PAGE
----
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roberttx
June 25th, 2017, 07:18 AM
I have some model M keyboards that must have come from terminals - the cord has the flat RJ45 looking plug on the end.

Are they electrically the same as regular model Ms and can I replace the cord with a regular PS/2 style cord, for testing?

zombienerd
June 25th, 2017, 07:22 AM
Yes. Model M's were universal, and could run with DIN or PS2 connectors. Many of them had that jack to change cables, that does not mean it was a terminal unit keyboard.

Older ones were even autoswitching XT/AT, check your birthdate on the label.

roberttx
June 25th, 2017, 07:33 AM
Thanks!


Many of them had that jack to change cables, that does not mean it was a terminal unit keyboard.

I'm not referring to a jack socket in the keyboard, I mean that they have a cord with that jack plug on the free end. I'm not aware of anything but terminals that used that as the keyboard connector.


Older ones were even autoswitching XT/AT, check your birthdate on the label.

Cool! What years am I looking for?

zombienerd
June 25th, 2017, 07:42 AM
1986 and older, generally, but not *all* of them did. You can check out the model number breakdown on Wikipedia and see what yours is capable of:

https://en.wikipedia.org/wiki/Model_M_keyboard#Features_by_part_number

Stone
June 25th, 2017, 08:24 AM
I have some NOS detachable model M cables in both AT and PS/2 styles:

http://www.vcfed.org/forum/attachment.php?attachmentid=4277&d=1281533249

roberttx
June 25th, 2017, 08:41 AM
I have some NOS detachable model M cables in both AT and PS/2 styles:

I might have to hit you up for some of them. Need to do a keyboard audit, first, figure out how many I have, etc and cross reference to how many PCs I have. Not as easy as it sounds, because I keep finding stuff that I'd forgotten about...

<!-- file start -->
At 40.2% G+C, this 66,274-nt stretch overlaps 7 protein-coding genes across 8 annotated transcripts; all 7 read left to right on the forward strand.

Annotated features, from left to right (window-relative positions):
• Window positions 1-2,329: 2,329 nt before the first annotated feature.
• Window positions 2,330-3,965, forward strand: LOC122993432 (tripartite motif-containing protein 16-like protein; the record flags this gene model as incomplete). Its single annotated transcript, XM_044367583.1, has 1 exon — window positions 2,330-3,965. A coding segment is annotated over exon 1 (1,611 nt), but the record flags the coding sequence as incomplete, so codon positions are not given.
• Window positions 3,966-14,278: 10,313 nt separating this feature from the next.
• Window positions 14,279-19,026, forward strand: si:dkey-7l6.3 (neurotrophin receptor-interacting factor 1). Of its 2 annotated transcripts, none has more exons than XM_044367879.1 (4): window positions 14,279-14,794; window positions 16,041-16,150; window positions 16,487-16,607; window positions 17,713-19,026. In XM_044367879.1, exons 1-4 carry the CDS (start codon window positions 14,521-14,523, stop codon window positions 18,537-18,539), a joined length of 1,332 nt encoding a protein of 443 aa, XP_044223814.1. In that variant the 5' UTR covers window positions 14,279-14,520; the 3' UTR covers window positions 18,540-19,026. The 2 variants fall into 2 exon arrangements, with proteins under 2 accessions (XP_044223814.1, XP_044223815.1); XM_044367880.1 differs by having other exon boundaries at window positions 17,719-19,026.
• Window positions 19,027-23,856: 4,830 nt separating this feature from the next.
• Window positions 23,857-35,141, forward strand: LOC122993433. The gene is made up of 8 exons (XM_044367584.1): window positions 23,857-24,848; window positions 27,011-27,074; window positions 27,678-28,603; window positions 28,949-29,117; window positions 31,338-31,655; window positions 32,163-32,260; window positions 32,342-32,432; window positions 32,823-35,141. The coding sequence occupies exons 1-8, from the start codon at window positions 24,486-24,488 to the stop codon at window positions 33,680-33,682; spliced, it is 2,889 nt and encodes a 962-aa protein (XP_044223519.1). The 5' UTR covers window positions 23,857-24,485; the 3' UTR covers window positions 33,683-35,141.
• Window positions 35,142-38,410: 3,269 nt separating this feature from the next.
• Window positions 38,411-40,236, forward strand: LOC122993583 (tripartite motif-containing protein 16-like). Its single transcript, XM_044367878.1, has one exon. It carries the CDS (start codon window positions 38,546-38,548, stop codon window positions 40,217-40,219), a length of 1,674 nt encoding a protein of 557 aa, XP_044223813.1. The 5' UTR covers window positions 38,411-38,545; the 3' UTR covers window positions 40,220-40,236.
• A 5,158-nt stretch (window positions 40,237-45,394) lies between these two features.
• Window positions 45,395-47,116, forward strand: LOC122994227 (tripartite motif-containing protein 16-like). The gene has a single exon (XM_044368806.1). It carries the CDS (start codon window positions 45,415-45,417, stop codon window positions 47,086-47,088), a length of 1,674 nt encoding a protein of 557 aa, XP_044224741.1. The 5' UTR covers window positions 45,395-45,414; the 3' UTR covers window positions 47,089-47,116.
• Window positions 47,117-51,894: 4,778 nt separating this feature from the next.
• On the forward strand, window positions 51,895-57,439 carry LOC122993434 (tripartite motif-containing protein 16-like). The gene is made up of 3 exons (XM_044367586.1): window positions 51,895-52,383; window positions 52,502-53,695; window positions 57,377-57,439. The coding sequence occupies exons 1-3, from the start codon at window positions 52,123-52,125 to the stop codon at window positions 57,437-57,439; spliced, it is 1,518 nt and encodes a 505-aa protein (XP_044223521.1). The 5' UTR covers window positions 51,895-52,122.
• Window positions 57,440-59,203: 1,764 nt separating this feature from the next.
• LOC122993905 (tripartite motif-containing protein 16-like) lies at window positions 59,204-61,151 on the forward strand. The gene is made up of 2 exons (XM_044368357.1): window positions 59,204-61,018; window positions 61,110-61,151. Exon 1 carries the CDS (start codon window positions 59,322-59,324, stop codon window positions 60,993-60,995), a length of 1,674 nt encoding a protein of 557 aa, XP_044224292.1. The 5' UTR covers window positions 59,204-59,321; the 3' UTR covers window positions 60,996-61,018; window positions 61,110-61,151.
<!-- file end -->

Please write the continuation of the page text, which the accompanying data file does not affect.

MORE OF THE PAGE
Stone
June 25th, 2017, 09:32 AM
Not as easy as it sounds, because I keep finding stuff that I'd forgotten about...Gee, don't you have a computer? It'll take care of all that kind of nonsense for you. It takes the strain off the brain. :-)

fatwizard
June 25th, 2017, 09:56 AM
I looked at the Wiki article with interest as the model M keyboard I have (or what I thought was a model M) doesn't seem to be in the list. Can someone identify this keyboard for me?

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rittwage
June 25th, 2017, 10:30 AM
I looked at the Wiki article with interest as the model M keyboard I have (or what I thought was a model M) doesn't seem to be in the list. Can someone identify this keyboard for me?

392983929739299


That's not a model M. That's a model F, AT version. It was shipped with early 5170's (and maybe 5162's?)

Chuck(G)
June 25th, 2017, 10:30 AM
I believe that you have a Model F keyboard. See here (http://clickykeyboards.com/product/ibm-pc-at-original-keyboard-original-box/)

Some criticize the Model M's for being noisy, but to my ears, the Model F was a lot noisier.

Curiously, Model F "clones" are still being made in China (https://www.modelfkeyboards.com/). Don't know a thing about them, but I'll be jiggered if I'll pay $325 for a Chinese "space saver" Model F.

Stone
June 25th, 2017, 10:32 AM
Model F it is.

Chuck(G)
June 25th, 2017, 10:41 AM
But back to the original question. There were several connectors used with the Model M, depending on application:

http://i.imgur.com/NNquq.jpg

DDS
June 25th, 2017, 11:50 AM
I believe that you have a Model F keyboard. See here (http://clickykeyboards.com/product/ibm-pc-at-original-keyboard-original-box/)

Some criticize the Model M's for being noisy, but to my ears, the Model F was a lot noisier.

Curiously, Model F "clones" are still being made in China (https://www.modelfkeyboards.com/). Don't know a thing about them, but I'll be jiggered if I'll pay $325 for a Chinese "space saver" Model F.

Model M's are still being made by the current incarnation of IBM's keyboard manufacturing division that was spun off as KeyTronic (IIRC -- my rememberer isn't as good as I remember it being. How's that for recursion? ;-) ).

They now do business as Unicomp and make a variety of buckling spring model M's with various connectors. I'm not sure if that would qualify as a "clone" or not. I bought my wife one that attaches to her ultra wide screen HP running Windoze 10 (grrr) all in one desktop via USB. She's been using it just fine on various computers for years.